"My very first job, at 15 years old, was working for McDonald's' 1,000th restaurant, in my hometown, Des Plaines, Illinois," reminisces Richard Matuszczak, 60. That humble start in the food-service industry—and a few dozen hospitality jobs along the way—eventually catapulted Matuszczak to wine director at chef Ken Frank’s downtown Napa wine paradise, the Wine Spectator Grand Award winner La Toque.
The path to managing the 2,100-selection cellar, the "jewel in the crown" at La Toque, was one of many detours and divergences. After moving to California at age 20, Matuszczak tried his hand at a variety of food and beverage careers. He cooked at a local coffee shop, attended culinary school, waited tables, managed and opened restaurants and eventually began working as a floor sommelier.
In 2012, after passing the Court of Master Sommelier's Advanced Exam, Matuszczak landed his current gig. Assistant editor Christine Dalton recently met with Matuszczak to discuss the restaurant's emphasis on food-and-wine pairing, local Northern California wines and how somms should build a rapport with guests.
Wine Spectator: Your wine list is peppered with wine-related quotes. Do you have a favorite?
Richard Matuszczak: I found this [excerpt from Pablo Neruda's "Ode to Wine"]: "I like on the table, / when we're speaking, / the light of a bottle / of intelligent wine," and I thought, "Wow! That is the coolest thing I've ever heard anyone say." It just spoke to me—like a wine! When I taste a wine, it has to speak to me in some way other than, "It's a good wine, it will work with food." Something else has to resonate. It has to be telling me something.
WS: How do you approach wine pairing at La Toque?
RM: We do a lot more in terms of wine pairing than at other restaurants where I've done it. We don't just go to the table, grab the bottle and say, "Here's your 2000 Chassagne-Montrachet. We're pairing it with your sole," and walk away. We come up and say hello, and I make a joke. We talk about the wine. I try to have some labels that people can relate to, but also some they wouldn't expect, like chilled sake or some weird late-harvest Furmint from Tokaji or a Vacqueyras Blanc from the Southern Rhône. It's exciting to be able to say, "Hey look what I've got for you!"
WS: With such a pairing-focused strategy, you must work closely with executive chef Ken Frank.
RM: (Whispering) Ken is the best boss ever. Don't tell him. He has given me the longest leash imaginable. I don't know where the end of it is. He's never said "no" or "you can't" or "don't."
That being said, I know what my parameters are—what I know and don't know. I never think, "I have a great palate, my pairing wines are perfect." I usually say to him, "Try this. Do you like it?" because I want to see that my gauge is still working.
WS: Given your location, do you feel obliged to feature local wines with your food?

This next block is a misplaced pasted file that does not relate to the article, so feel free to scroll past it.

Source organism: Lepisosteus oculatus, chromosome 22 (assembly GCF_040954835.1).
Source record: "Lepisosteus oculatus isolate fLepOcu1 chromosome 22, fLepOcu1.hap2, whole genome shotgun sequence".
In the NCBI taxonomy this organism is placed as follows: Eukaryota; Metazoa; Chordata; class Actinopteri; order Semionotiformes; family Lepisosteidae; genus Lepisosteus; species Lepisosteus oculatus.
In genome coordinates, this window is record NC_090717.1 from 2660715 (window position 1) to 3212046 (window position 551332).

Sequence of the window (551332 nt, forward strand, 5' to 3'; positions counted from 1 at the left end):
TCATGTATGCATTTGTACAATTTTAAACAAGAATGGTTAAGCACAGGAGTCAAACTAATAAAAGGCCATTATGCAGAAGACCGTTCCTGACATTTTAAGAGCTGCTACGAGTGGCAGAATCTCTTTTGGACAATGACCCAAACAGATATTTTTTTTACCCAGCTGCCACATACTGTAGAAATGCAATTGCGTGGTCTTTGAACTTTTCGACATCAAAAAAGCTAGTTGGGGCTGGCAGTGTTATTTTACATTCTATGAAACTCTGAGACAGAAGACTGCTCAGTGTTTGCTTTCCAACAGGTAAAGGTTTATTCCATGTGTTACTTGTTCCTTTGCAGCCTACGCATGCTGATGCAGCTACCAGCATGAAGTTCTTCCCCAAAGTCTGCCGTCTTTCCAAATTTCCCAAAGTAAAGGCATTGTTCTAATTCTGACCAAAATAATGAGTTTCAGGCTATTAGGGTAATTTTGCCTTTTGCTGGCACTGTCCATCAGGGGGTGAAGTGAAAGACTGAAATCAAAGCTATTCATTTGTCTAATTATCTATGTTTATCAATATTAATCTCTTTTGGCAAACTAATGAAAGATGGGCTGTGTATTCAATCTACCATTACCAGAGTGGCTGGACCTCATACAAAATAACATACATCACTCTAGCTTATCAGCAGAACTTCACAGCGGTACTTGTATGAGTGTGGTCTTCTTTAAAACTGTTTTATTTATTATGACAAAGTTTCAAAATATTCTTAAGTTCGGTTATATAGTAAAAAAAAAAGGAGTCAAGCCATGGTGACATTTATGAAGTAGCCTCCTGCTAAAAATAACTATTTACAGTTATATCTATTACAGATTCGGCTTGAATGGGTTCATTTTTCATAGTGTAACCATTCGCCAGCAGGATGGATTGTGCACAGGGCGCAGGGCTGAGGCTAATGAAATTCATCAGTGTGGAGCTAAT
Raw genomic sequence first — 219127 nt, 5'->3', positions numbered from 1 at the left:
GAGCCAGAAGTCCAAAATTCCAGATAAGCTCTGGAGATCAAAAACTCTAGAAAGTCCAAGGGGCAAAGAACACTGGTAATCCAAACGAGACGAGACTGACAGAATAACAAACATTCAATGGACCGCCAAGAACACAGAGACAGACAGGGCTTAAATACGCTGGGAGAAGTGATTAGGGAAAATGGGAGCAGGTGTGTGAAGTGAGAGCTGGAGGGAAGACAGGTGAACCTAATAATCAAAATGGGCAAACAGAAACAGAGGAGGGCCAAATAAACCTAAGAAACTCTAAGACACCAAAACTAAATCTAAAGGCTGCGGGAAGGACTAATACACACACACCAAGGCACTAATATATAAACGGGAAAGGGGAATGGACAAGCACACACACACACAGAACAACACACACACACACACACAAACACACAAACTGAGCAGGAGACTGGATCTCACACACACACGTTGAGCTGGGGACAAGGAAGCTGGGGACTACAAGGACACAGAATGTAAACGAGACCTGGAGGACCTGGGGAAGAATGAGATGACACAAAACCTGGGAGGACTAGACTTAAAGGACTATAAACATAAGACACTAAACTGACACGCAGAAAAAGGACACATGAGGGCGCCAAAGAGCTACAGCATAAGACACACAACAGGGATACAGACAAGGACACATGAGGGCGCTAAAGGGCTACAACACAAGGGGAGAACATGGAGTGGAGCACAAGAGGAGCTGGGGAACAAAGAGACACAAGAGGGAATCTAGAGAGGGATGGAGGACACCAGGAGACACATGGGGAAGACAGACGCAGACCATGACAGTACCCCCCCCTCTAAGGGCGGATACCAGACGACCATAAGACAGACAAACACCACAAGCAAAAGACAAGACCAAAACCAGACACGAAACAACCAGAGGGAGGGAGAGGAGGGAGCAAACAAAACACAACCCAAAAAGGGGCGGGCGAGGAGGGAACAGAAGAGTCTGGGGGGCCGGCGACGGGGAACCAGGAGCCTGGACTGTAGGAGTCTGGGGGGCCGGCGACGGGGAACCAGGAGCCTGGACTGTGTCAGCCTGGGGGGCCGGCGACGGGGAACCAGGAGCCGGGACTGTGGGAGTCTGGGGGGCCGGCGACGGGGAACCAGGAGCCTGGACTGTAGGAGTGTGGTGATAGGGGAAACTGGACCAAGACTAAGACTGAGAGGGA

RM: We like having local wines, but our food covers a wide range of styles and cuisines and cultures, and so does our wine program for the pairings. I had some local sparkling wine, now we're back to Champagne. Half the time, the rosé is domestic. We had a Plouzeau rosé of Cabernet Franc from Chinon. Now, it's a local wine called Lorenza, a beautiful Old World–style rosé. Generally, there are a couple of Pinots; one of them happens to be from Oregon now, but they're often from California. Our best-selling signature entrée is the chef's rib-eye, and it's always paired with a Napa Valley Cabernet Sauvignon from a smaller producer and with a little age.
I do have 400 selections of Napa Valley Cabernet Sauvignon in the cellar. So if someone wants a Napa Valley Cabernet or Chardonnay or Pinot Noir, we certainly have that. People who come to Napa have an opportunity just by turning around to be in a tasting room and to taste all the beautiful new current releases. But I would hope that when they come here, for the kind of menu we offer, they would want to try something a little different.
WS: What’s it like serving so many visitors who are genuine wine lovers?
RM: In talking to guests, I can use expressions not just like "oak," but "malolactic" and "terpenes" and "pyrazines." I'll briefly explain characteristics in the wine that I want them to notice or taste. Maybe it’s the diesel in an older Riesling.
People will leave and say things like, "Thanks for the education, thanks for spending time at the table." One guy recently said, "Was anything you said true?" And I joked, "Did you think it was true? Then it's true!" We get to have that kind of rapport. It's really cool that people are really interested in what we're doing.
WS: Is there a wine that has excited you recently?
RM: I get excited by new wines from regions that I've never heard of. I recently tasted a new Spanish Garnacha from the Madrid D.O. and the sub-zone was … San Martín de Valdeiglesias? OK! And then I read the story of the old vines planted in 1923 [that survived through] the Spanish Civil War. The history of wine is so interesting. And I know that no one here will have had this wine before! Discovering new wines is like driving a new car. I want to show it off to all my guests.
WS: You've transitioned to an iPad wine list. How is that working out?
RM: It's fantastic. We used to have 16 paper wine lists with about 81 pages in them. And every time I had to change a page, I'd have to print 16 pages just to change 1 page. … Now, a few clicks, and we've updated the wine list. Even with 2,100 selections, this list is 99.9 percent accurate.
WS: What's your favorite pairing currently on the menu?
RM: I really love the Evening Land Seven Springs Pinot Noir. We're pairing it with a guinea hen. Pinot Noir is great with any game or fowl. It's very versatile.
WS: What has been your proudest moment as a sommelier?
RM: Receiving the Grand Award in the spring of 2014. That was really a game changer for us. For me, it made me feel like I had accomplished so much.